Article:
Exploratory Essay on Morality
Number of words: 994
Morality is a concept that can differ from society to society, depending on what perceptions held by people in the community. For instance, an action that is deemed right in one community might not necessarily hold for another society (Travis 86). The fact that people have divergent opinions on the view of life is what makes differentiated views on morality. It is essential to be tolerant in life in a bid to accommodate each individual’s way of thinking about a specific concept. To meet the requirements of the assignment, the study will draw attention from various the film “The Matrix,” “The Truman Show” and the “The Allegory of the Cave” by Plato represent lessons that are an accurate depiction of human life. The study seeks to use various examples to explain the concept of morality within society (Travis 88). The research needs to borrow from other artists and authors, especially on life matters such as morality.
Morality is based on doing what is presumed to be right in the society based on some aspects. For instance, it is morally wrong to cause an action that makes one feel worse off than they were. It encompasses a code of conduct that is generally acceptable by people from the community, and each individual is expected to conform (Kalajtzidis 159). Consequentialist philosophers would say that morality is based on the consequences that face an action. For instance, in such a community, one would see the punishment or reward that they get back for being part of an action. Actions that are deemed beneficial in this case are considered to be right, while those that have negative consequences are presumed to be immoral. Based on the consequentialist philosophy, one should weigh the significant impact of the actions before deciding whether it is moral or immoral (Kalajtzidis 166). As such, the view of morality is twisted depending on an individual’s beliefs. The Truman Show depicts some form of reality that is like a TV show. The show shows the real picture of what is happening in most communities on the reality of life and morality.
Aristotle had different views on morality as compared to the consequentialist school of thought. The philosopher views morality as a fact that people practice through habit and learning. For instance, when one is used to adore and respect the old, the same norm is expected to be morality for them (Metz 99). Equally, when growing generations are not taught on what is deemed right, they might end up practicing bad habits as moralities. In essence, morality is relative depending on one’s perception, which can well be demonstrated in Plato’s “Allegory of the Cave.” One community can view an action as evil while in a different society, the same action is a norm. In the philosophy Plato is quoted…“True, how could they see anything but the shadows if they were never allowed to move their heads?” This is an indication of the anonymity of life depending on situations. Aristotle’s view on morality implies that it is through practice and learning that morality can be instilled within the society.
Morality can be defined on the level of happiness that an individual derives from taking part in an action. The definition of morality using happiness as a parameter has been challenged as one serves his/her interest. In such a case, one views an action as right since it derives a certain degree of happiness in their life (Metz 100). To every individual in society, life is like a show that only we can unfold. “The Matrix” is an example of a film that depicts life as a mystery that is differentiated from one person to another. Sometimes in life, one questions the role of morality and how best to define it. Like a mystery evident in “The Truman Show,” morality is a concept that has attracted divergent views from different people across the world.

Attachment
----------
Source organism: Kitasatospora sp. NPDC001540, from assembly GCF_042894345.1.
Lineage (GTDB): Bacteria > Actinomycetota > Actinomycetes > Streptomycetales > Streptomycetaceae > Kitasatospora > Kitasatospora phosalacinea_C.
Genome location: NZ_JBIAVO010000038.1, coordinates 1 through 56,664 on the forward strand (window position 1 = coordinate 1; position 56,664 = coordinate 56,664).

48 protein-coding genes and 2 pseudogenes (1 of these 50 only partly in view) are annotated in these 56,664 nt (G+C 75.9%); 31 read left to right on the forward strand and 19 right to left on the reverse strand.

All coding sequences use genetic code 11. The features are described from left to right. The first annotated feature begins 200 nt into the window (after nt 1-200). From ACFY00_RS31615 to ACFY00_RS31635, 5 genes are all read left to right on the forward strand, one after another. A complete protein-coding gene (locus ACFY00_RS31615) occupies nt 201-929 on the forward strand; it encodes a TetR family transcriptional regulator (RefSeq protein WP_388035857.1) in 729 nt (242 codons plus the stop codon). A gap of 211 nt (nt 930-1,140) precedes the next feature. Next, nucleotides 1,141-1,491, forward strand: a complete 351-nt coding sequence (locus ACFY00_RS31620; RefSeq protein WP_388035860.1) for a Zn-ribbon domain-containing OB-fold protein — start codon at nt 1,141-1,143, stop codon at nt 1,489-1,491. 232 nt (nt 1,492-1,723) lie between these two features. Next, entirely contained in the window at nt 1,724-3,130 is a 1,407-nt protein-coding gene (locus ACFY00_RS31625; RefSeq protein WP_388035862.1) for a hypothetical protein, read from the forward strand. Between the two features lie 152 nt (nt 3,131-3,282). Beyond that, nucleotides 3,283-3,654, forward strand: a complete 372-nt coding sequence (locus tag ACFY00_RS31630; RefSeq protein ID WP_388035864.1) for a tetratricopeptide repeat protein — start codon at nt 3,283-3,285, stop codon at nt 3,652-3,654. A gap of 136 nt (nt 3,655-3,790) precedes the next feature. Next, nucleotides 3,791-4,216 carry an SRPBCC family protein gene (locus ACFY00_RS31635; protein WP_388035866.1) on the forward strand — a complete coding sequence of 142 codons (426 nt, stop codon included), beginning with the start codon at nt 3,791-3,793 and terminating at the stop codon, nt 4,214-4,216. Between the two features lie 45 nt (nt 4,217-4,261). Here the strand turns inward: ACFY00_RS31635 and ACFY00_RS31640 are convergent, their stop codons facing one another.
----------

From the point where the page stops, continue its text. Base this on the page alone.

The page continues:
People have different opinions on various matters, depending on the perception they hold on a specific concept. The Matrix and The Truman Show are examples of TV series’ that can help one understand complicated concepts such as morality (Knox 9). Sometimes, what we see might not be the exact representation of what they are due to perception. The fact that morality is a varied concept across each society makes Plato’s philosophy in the “Allegory of the Cave,” a relevant input for the study. Aspects of life take different dimensions depending on perceptions that exist in each society (Knox 13). Each individual has a different version of life that depends on circumstances they have failed in life, making it seem like a TV show.
In conclusion, morality is an aspect that is differentiated depending on what is deemed right and vital in a society. Different philosophers have differentiated opinions on the basis for classifying an action as right or wrong. For instance, Aristotle believes morals are actions that people repeatedly do. In comparison to Plato’s philosophy, morality is an abstract concept that is based on perception and understanding of various matters. People should be tolerant enough to accommodate divergent views on morality in each society. The consequentialist philosophy tries to define morality based on the rewards that accrue to an action. One must weigh the consequences of an action for it to be classified as morally upright or wrong.
Kalajtzidis, Ján. “Ethics of social consequences as a contemporary consequentialist theory.” Ethics & Bioethics (in Central Europe) 3.3-4 (2013): 159-171.
Knox, Simone. “Reading” The Truman Show” Inside Out.” Film Criticism 35.1 (2010): 1-23.
Metz, Thaddeus. “Ethics in Africa and in Aristotle: some points of contrast: special theme articles.” Phronimon 13.2 (2012): 99-117.
Travis, Roger. “Bioshock in the cave: Ethical education in Plato and in video games.” Ethics and game design: Teaching values through play. IGI Global, 2010. 86-101.